I worked for a few years in development and was trained in best practices for raising money. I was blessed to work for a Christian organization who was committed to raising money in a godly way, but the broader development industry doesn’t have many scruples in doing what they do best: separating people from their money. How does a development professional unlock the giving vault?
The secular handbook on getting people to give reveals a lot. There are three universal rules in development:[i]
1) Appeal to donors’ emotions, not their minds: tell a story that will move them;
2) Inflate their sense of importance and appeal to their interests;
3) Create urgency: donors need to feel as though the need is immediate and significant.
The Christian generosity handbook is very different. Having delivered his four strange reasons for giving. Paul is now going to five equally strange instructions for giving in his letter to the Corinthian church. Paul’s instructions contradict the development professional’s handbook at almost every turn. Paul tells us we should give this way:
2) Not reluctantly
3) Not under compulsion
5) Through the power of Christ
Paul explains his instructions this way in 2 Corinthians 9:7-8: “Each one must give as he has decided in his heart, not reluctantly or under compulsion, for God loves a cheerful giver. And God is able to make all grace abound to you, so that having all sufficiency in all things at all times, you may abound in every good work.” It is staggering just how different this is from today’s secular handbook for giving.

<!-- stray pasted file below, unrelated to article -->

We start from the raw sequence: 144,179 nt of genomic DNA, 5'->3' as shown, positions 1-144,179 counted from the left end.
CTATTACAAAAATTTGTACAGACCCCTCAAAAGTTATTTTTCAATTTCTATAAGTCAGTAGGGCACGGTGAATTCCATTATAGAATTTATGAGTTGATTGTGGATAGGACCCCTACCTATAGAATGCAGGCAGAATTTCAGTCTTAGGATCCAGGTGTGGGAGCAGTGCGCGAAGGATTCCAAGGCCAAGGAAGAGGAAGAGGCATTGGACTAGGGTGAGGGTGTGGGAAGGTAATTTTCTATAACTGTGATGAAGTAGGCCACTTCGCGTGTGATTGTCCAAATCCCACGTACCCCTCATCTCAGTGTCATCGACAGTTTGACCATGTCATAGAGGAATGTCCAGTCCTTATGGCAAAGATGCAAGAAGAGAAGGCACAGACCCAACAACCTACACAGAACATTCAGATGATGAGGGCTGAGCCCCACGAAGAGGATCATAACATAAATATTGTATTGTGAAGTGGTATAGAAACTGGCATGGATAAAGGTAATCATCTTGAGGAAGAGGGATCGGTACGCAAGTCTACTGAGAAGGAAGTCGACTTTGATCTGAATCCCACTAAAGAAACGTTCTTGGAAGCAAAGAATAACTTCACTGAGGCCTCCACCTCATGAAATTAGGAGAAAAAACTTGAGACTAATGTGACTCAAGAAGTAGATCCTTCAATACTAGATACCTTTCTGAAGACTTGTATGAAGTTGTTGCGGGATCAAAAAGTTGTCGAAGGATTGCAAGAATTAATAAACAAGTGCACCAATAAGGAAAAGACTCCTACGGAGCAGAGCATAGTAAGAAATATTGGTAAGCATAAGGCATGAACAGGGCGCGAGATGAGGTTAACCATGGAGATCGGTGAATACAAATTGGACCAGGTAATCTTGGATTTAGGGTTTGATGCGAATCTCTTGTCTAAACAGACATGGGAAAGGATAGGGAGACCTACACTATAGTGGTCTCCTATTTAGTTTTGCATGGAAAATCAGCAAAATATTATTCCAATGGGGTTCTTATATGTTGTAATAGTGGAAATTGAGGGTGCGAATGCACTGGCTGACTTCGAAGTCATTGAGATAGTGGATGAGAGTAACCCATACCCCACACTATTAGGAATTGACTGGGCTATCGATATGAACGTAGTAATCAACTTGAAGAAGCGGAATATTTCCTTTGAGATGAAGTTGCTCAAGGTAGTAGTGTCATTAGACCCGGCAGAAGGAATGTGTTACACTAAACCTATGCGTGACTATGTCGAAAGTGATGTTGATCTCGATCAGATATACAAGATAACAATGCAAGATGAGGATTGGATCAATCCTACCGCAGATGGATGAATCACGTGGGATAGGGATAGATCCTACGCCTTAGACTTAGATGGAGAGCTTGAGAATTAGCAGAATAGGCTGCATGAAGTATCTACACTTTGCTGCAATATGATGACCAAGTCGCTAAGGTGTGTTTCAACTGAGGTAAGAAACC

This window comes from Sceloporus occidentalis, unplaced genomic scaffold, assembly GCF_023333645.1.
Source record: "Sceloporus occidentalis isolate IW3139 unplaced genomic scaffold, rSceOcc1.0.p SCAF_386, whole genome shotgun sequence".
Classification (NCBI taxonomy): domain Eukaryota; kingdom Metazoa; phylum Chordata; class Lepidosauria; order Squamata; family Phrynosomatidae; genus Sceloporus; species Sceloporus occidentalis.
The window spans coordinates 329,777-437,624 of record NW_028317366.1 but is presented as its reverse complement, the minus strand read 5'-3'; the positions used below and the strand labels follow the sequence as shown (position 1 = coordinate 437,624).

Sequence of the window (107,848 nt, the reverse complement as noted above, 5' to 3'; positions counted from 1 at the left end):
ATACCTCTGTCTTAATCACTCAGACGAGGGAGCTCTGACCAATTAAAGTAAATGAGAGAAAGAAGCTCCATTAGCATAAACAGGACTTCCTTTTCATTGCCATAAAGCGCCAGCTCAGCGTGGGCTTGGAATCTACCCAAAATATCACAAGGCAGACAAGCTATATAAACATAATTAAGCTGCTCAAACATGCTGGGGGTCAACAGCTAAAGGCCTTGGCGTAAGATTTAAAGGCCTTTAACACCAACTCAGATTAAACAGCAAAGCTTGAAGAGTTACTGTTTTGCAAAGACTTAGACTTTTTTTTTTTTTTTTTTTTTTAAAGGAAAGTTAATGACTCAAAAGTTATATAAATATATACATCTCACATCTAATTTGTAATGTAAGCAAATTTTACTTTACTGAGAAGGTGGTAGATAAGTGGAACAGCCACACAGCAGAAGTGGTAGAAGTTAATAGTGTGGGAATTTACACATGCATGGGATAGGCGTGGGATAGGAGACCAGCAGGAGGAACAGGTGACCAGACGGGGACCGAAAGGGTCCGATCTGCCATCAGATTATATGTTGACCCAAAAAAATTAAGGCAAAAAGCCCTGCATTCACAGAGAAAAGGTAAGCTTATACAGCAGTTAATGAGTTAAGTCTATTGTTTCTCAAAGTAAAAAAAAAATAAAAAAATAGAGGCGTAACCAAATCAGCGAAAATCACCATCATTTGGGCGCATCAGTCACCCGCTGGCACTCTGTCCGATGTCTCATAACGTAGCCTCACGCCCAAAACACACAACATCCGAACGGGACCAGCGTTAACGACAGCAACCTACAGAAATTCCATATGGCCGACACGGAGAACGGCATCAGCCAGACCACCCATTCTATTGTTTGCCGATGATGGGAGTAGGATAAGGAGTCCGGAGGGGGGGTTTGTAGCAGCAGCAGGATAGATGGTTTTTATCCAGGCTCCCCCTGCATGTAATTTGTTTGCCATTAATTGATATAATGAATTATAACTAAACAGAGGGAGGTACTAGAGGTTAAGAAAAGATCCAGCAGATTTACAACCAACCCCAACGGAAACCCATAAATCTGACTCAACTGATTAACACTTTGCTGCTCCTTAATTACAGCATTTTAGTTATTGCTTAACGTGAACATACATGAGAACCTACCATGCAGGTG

Faux Christian Generosity
But shouldn’t we take tithing seriously? The Mormon Church takes tithing very seriously. In an official publication, they state that a bishop may move forward with disciplinary action on that member including “information probation, temporarily restricting his privileges as a Church member – such as the right to partake of the sacrament, hold a Church position, or enter the temple.”[ii] That’s a far cry from our evangelical churches today. On the one hand the Mormon Church is to be commended for the seriousness with which they take stewardship and generosity. On the other hand, these guidelines draw very near overturning two of the ways in which Scripture calls us to give: “not reluctantly” and “not under compulsion.”
The Beautifully Strange Difference
Where today’s handbook tells one to appeal to the emotions, not reason, Paul tells us our giving must be thoughtful. Where the secular handbook tells us that any giver, even a reluctant giver is okay, Paul tells us that true generosity requires that there is an eagerness. Where the secular handbook compels the donor with language that overstates the urgency, Paul says we are not to give under compulsion. And where the secular handbook inflates our ego and demands that we are stroked, Paul says that the giving is to be done cheerfully (which can’t happen unless we’re truly joyfully selfless), and done through the power of Christ alone.
Our giving is not to be haphazard, it is to be done as we have thoughtfully planned. Scripture calls our tithe our first fruits.[iii] What is meant by that is that our tithe isn’t what is left over, it is the first and the best. We don’t just give to our Compassion child when our heart strings are tugged on, we give monthly. Our giving must be built into our budget just as our rent is.